Time will tell, as Henry lost the entire regular season in 2018 to an ACL injury, but he certainly appeared to be an emerging Star, a year ago, worthy of the #35 Pick that the Lightning Bolts spent on'm, which was a far more accurate assessment of'is value the horrific 4th/5th Round Grade that I inexplicably accorded'm back then. Whoops.
Like Henry, Hooper's ultimate value is still in flux, but, like Henry, he's shown enough to illustrate that he was clearly worth the #81 Pick that the Falcons spent on'm, and far more than the idiotic 5th/6th Round Grade that I gave'm.
I categorized Higbee incorrectly as a Flex End, when he's more of a Power End, but by either stripe my according him a 1st/2nd Round Grade appears to've been way off the mark. Higbee has been a good Blocker and a reasonably effective Receiver, but that body of work justifies a about a 4th Round Pick or so, which is precisely where the Rams took'm.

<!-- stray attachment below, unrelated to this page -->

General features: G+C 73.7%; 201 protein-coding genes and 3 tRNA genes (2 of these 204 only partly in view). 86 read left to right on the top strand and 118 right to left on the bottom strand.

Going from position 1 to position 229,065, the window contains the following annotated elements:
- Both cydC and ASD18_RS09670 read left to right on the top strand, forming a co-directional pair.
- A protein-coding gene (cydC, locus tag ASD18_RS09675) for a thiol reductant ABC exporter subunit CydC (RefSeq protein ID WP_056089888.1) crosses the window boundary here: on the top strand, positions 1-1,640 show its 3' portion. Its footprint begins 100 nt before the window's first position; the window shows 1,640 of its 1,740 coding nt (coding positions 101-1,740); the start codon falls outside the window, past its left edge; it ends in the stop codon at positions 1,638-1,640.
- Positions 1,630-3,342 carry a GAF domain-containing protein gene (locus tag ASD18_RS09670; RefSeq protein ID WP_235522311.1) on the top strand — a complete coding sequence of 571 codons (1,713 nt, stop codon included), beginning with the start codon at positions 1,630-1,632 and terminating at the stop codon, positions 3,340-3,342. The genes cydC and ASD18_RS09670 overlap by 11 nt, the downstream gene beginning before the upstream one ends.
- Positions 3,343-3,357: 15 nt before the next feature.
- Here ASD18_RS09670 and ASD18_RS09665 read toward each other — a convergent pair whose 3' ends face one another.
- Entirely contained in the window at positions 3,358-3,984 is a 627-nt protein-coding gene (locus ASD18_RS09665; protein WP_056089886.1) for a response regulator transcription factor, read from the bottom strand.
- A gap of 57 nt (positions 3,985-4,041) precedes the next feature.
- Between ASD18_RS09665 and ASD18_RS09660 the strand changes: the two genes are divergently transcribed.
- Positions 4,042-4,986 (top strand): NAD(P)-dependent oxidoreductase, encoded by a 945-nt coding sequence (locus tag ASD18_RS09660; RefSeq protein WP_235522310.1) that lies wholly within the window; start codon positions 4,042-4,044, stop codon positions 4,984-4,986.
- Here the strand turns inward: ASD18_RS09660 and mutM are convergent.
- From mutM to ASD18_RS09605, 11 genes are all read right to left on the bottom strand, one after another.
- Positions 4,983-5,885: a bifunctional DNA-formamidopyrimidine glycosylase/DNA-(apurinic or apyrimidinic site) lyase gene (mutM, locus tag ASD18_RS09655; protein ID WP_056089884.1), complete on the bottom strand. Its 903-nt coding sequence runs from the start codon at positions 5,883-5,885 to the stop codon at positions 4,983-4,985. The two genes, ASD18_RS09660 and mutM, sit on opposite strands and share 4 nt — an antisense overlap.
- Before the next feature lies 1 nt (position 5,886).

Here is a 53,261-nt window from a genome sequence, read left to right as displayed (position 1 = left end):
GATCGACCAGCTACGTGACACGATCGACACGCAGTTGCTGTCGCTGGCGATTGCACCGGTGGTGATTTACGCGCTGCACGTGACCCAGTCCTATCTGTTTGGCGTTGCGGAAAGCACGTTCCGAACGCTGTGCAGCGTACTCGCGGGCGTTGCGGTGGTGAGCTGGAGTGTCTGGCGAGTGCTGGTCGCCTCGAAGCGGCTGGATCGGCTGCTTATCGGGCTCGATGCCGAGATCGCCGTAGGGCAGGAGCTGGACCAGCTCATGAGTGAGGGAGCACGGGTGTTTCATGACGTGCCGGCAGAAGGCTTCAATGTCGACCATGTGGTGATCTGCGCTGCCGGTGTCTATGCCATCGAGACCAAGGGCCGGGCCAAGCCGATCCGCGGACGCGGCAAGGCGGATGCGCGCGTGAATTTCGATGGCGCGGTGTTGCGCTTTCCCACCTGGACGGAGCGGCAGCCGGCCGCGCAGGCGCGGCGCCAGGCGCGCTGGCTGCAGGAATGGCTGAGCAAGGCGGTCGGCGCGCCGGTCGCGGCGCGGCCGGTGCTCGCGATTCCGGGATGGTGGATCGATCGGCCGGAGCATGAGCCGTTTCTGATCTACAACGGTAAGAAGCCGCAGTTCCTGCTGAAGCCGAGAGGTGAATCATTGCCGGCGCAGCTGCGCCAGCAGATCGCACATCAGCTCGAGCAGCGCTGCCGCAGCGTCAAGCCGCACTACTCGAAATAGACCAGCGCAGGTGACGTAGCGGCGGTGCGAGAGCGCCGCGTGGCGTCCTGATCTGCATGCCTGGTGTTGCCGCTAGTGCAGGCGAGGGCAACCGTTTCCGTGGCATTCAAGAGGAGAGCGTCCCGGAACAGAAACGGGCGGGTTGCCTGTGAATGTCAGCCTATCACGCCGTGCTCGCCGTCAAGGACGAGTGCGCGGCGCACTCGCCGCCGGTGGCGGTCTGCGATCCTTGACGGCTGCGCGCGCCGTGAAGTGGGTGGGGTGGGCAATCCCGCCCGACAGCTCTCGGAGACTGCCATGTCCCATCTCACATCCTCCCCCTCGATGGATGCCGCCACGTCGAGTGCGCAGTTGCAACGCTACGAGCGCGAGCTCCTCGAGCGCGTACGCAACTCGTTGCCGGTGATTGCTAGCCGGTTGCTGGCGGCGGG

Williams was expected to go in the 1st/2nd Round Range ~ which translates to late 1st or early 2nd, to those unfamiliar with my lexicon ~ before eventually going #55. I grade'm a full Round later than that and two full Rounds late than his expected position ~ 3rd/4th Round. There was all sorts of frothing and foaming about Williams on the strength of one impressive play that he made, but I wasn't buying, thank you. He's a useful Reserve, no more. Bull's Eye.
I accord lofty Grades, several times a year, to obscure Prospects, many of whom never get a legitimate chance to prove me right or wrong, and plenty of whom get a legitimate chance and fall short...But George Kittle is one of those who got a legitimate chance and knocked it out'f the ball park. My God, did he have himself a year in 2018!! The Miners got an enormous steal when they drafted Kittle at #146, and he's performed precisely like the 1st Rounder I grade'm at!!
There isn't any particular lesson that I can point to, despite the carnage I suffered from 2013 to 2016. Suffice to say that I sucked in all aspects of Flex End evaluations, but in reviewing the last two year's worth, I've got one big hit ~ and quite possibly another looming in Hayden Hurst ~ but don't see any big misses, so maybe I've learned something!!